For Nikolai, an orphan, the Crown’s Game is the chance of a lifetime. But his deadly opponent is a force to be reckoned with—beautiful, whip-smart, imaginative—and he can’t stop thinking about her.
And when Pasha, Nikolai’s best friend and heir to the throne, also starts to fall for the mysterious enchantress, Nikolai must defeat the girl they both love…or be killed himself.
As long-buried secrets emerge, threatening the future of the empire, it becomes dangerously clear—the Crown’s Game is not one to lose.
Princess Lira is siren royalty and the most lethal of them all. With the hearts of seventeen princes in her collection, she is revered across the sea. Until a twist of fate forces her to kill one of her own. To punish her daughter, the Sea Queen transforms Lira into the one thing they loathe most—a human. Robbed of her song, Lira has until the winter solstice to deliver Prince Elian’s heart to the Sea Queen or remain a human forever.
The ocean is the only place Prince Elian calls home, even though he is heir to the most powerful kingdom in the world. Hunting sirens is more than an unsavory hobby—it’s his calling. When he rescues a drowning woman in the ocean, she’s more than what she appears. She promises to help him find the key to destroying all of sirenkind for good—But can he trust her? And just how many deals will Elian have to barter to eliminate mankind’s greatest enemy?
Raised to be a warrior, seventeen-year-old Eelyn fights alongside her Aska clansmen in an ancient rivalry against the Riki clan. Her life is brutal but simple: fight and survive. Until the day she sees the impossible on the battlefield—her brother, fighting with the enemy—the brother she watched die five years ago.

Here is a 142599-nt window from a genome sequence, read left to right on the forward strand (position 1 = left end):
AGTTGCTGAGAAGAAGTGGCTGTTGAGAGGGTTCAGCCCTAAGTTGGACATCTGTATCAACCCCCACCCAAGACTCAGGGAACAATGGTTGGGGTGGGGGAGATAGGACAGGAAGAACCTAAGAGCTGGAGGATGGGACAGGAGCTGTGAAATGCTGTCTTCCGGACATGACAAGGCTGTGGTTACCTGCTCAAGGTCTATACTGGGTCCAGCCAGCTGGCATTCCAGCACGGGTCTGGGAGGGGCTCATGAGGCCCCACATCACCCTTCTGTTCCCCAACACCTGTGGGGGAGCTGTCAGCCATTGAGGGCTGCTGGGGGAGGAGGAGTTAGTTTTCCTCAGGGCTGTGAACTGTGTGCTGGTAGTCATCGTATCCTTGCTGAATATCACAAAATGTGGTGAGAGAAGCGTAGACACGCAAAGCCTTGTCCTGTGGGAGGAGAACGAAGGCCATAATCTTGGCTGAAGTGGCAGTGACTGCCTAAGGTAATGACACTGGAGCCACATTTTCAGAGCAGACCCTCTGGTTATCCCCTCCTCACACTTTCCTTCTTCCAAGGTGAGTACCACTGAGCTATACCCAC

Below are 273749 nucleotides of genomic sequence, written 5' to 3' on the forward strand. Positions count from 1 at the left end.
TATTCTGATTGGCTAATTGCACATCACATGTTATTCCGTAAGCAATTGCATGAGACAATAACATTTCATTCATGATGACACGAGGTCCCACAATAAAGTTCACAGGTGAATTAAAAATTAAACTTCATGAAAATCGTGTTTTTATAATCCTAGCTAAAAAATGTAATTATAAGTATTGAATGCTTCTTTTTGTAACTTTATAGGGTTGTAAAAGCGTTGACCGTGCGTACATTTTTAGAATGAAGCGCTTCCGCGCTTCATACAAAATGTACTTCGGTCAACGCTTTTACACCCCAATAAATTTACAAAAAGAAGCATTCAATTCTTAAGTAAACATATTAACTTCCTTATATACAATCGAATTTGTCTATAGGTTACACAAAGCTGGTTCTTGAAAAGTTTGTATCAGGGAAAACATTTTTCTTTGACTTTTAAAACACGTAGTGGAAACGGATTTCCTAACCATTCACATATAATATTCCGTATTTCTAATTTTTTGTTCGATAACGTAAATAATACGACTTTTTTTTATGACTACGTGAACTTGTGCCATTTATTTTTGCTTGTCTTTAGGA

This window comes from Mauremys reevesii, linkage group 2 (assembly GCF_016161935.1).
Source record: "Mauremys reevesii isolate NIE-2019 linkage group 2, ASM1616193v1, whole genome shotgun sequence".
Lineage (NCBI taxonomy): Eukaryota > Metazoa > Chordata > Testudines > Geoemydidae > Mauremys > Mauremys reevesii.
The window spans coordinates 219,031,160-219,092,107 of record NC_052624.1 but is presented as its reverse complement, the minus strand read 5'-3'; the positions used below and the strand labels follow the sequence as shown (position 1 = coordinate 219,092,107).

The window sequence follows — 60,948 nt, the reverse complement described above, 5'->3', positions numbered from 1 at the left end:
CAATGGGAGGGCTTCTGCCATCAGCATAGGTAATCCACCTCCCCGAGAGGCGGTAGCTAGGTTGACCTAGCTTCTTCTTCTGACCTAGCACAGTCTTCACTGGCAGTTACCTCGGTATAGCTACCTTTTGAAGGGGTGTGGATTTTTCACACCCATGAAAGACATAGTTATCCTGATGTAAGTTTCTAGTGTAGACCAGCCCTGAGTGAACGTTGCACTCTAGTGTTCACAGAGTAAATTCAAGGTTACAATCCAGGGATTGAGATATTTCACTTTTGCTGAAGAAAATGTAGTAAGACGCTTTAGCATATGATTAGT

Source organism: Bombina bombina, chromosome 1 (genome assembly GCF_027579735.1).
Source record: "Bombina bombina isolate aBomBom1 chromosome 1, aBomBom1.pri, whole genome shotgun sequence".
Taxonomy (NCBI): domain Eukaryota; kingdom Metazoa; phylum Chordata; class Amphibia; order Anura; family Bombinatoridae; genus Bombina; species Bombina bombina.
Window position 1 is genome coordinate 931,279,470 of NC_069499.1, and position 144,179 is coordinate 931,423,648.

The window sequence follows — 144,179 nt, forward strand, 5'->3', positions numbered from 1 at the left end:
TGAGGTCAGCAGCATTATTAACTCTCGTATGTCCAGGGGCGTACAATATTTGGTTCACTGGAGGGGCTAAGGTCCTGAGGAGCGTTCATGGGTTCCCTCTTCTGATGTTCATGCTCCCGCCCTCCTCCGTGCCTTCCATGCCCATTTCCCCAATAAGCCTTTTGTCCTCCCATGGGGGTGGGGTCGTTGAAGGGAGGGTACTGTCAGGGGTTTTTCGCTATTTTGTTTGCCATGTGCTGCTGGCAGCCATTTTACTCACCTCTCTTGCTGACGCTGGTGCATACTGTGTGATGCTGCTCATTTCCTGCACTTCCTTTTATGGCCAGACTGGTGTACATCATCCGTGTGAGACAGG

Faced with her brother’s betrayal, she must survive the winter in the mountains with the Riki, in a village where every neighbor is an enemy, every battle scar possibly one she delivered. But when the Riki village is raided by a ruthless clan thought to be a legend, Eelyn is even more desperate to get back to her beloved family.
She is given no choice but to trust Fiske, her brother’s friend, who sees her as a threat. They must do the impossible: unite the clans to fight together, or risk being slaughtered one by one. Driven by a love for her clan and her growing love for Fiske, Eelyn must confront her own definition of loyalty and family while daring to put her faith in the people she’s spent her life hating.
This best-selling Norton Critical Edition is based on the 1847 first edition of the novel. For the Fourth Edition, the editor has collated the 1847 text with several modern editions and has corrected a number of variants, including accidentals. The text is accompanied by entirely new explanatory annotations.
New to the fourth Edition are twelve of Emily Bronte’s letters regarding the publication of the 1847 edition of Wuthering Heights as well as the evolution of the 1850 edition, prose and poetry selections by the author, four reviews of the novel, and poetry selections by the author, four reviews of the novel, and Edward Chitham’s insightful and informative chronology of the creative process behind the beloved work.
Five major critical interpretations of Wuthering Heights are included, three of them new to the Fourth Edition. A Stuart Daley considers the importance of chronology in the novel. J. Hillis Miller examines Wuthering Heights’s problems of genre and critical reputation. Sandra M. Gilbert assesses the role of Victorian Christianity plays in the novel, while Martha Nussbaum traces the novel’s romanticism. Finally, Lin Haire-Sargeant scrutinizes the role of Heathcliff in film adaptations of Wuthering Heights.